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The Partner Government
However inclusive and participatory public policy may be, it remains the ultimate and legitimate responsibility of the incumbent government, at least in electoral democracies, where it constitutes the main means to carry out the political programme for which a given political party or coalition was elected, as well the basis for accountability towards their constituency. Hence, the political importance and sensitivity of policy evaluation, as it will determine the success or failure of those initiatives that have been championed by the elected representatives. In reality, their room for manoeuvre is rather limited due to the variety of actors and factors at play during policy design and implementation.
To begin with, any newly elected government will find itself running a State apparatus that is extremely complex and that obeys its own rules, constraints and institutional inertia. Every politician with government experience will be painfully familiar with the principal- agent dilemma and will have most certainly undergone the hardships of steering more or less effective bureaucracies towards the ultimate goals of her party’s political programme.
In most countries, Public Administration is characterised for a high level of path dependency –which is not necessarily bad, as it ensures a reasonable degree of stability– and remains subject to the obligations and commitments stemming from the previous governments. Just to give an idea of the limited levels of discretion of policy-makers, in most cases only between 5% and 7% of the State budget is available for new policies, the remaining part being already earmarked for other non-discretionary expenditures such as pensions, foreign debt, previous investments, etc.
On top of this, the executive branch is not alone in giving shape to public policy. Parliament plays a crucial role through its standing committees and, more importantly, through its budgetary powers, while the Judiciary is instrumental in ensuring compliance and determining the extent of reforms when they clash with other rights. Even if one would only want to focus on the executive, the sheer number of concerned agencies and management bodies spread across different territorial levels in any policy field puts into question the effectiveness of any dialogue initiative that sticks to the traditional hierarchical approach. Indeed, with the change of paradigm towards a network approach, governments are now seen as playing the role of “orchestrators”, “modulators” and “activators” or as “catalysts”, “mandaters”, “endorsers”, “facilitators” and “partners”.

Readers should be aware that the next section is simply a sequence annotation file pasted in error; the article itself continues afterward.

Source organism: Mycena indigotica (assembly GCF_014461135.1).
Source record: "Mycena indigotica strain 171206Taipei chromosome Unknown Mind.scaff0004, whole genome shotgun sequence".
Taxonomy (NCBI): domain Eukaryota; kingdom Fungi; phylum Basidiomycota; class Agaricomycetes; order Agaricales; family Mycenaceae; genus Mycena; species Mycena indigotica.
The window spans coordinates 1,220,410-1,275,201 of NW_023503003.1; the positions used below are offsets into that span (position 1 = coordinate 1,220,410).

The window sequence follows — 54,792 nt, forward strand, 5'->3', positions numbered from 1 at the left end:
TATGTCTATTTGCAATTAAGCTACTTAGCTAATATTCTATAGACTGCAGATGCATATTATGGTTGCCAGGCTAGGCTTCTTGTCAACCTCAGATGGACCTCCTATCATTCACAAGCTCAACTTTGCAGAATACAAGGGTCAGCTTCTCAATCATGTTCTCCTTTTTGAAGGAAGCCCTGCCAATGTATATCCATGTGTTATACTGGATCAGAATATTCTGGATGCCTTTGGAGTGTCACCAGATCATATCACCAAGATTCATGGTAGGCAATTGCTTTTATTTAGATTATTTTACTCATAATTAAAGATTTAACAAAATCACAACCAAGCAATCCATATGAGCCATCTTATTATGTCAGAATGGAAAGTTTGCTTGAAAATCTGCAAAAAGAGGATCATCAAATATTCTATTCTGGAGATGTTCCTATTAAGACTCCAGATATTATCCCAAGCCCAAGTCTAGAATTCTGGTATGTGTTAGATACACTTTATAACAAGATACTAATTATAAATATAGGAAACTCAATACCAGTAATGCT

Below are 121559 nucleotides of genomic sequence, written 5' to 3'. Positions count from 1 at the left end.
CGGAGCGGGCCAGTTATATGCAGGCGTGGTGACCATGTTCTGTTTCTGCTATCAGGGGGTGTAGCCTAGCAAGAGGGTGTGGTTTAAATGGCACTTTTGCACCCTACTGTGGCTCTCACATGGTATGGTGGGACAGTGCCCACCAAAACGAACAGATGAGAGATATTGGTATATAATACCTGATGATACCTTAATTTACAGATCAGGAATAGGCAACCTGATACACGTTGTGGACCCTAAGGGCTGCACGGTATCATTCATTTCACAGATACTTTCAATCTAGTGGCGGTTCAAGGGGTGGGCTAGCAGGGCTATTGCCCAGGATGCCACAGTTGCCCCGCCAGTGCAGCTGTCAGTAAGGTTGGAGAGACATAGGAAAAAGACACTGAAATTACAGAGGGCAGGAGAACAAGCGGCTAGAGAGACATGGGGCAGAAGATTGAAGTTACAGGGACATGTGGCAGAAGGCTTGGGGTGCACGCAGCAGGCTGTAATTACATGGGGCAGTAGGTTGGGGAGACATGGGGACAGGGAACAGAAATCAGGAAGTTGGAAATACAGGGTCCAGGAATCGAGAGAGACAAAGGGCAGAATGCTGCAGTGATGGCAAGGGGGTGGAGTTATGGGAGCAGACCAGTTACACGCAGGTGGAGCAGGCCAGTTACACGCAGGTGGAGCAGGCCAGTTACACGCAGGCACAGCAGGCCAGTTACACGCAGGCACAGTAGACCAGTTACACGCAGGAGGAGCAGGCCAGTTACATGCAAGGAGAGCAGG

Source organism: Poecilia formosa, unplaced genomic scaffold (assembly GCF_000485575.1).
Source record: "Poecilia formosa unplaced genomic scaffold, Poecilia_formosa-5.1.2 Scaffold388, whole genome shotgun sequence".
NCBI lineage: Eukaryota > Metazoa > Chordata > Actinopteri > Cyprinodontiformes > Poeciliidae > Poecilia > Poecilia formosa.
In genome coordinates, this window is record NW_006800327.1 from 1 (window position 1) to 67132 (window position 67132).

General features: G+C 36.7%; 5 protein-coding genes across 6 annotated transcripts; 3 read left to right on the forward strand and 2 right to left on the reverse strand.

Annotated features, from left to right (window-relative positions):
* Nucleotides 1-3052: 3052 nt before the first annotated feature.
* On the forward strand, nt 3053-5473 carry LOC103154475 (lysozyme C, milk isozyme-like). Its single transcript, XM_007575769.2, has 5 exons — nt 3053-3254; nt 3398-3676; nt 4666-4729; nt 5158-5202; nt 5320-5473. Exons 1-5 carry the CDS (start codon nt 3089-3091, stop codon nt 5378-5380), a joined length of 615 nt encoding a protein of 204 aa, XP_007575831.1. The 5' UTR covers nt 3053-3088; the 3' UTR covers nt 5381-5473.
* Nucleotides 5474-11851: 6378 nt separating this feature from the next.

The above-mentioned intricacies show that making policy dialogue more inclusive and participatory is not only a matter of fairness but of outright effectiveness, as the proper implementation of any policy reform stemming from such dialogue will need, sooner or later, the endorsement and buy-in of the key stakeholders involved in its implementation. Thus the importance of using policy dialogue as an opportunity to promote a whole-of- government approach that avoids overlaps and inconsistencies and that results in a coherent set of actions. In other words, policy dialogue can pave the way for the sort of overarching and comprehensive strategies that are crucial for the success of policy implementation.
Beyond strategic concerns, enlarging the base of governmental actors to be engaged in donor-sponsored policy dialogue has also tactical advantages, as it makes it easier to identify those officials that can act as champions of reform within the public administration. Actually, moving beyond an overly simplistic and monolithic vision of government is the first step towards unlocking the black box of “political will”, that catch-all expression that pretends to justify all sorts of policy failures without really delving into the root-causes and the internal political economy of public actors.
Besides, this realization about the multiplicity of interests and actors at play within the government is especially important to overcome entrenched adversarial attitudes that some civil society activists might have. Prejudices and preconceived notions about the public sector can easily change as soon as stakeholders come across public officials that are also willing to push for reforms, despite the indifference of their hierarchies. Identifying such allies and potential drivers of change are instrumental for the success of policy dialogue, as in many cases these officials are welcoming external pressure to unlock internal bottlenecks and overcome the sort of passive resistance that prevents change from taking place.
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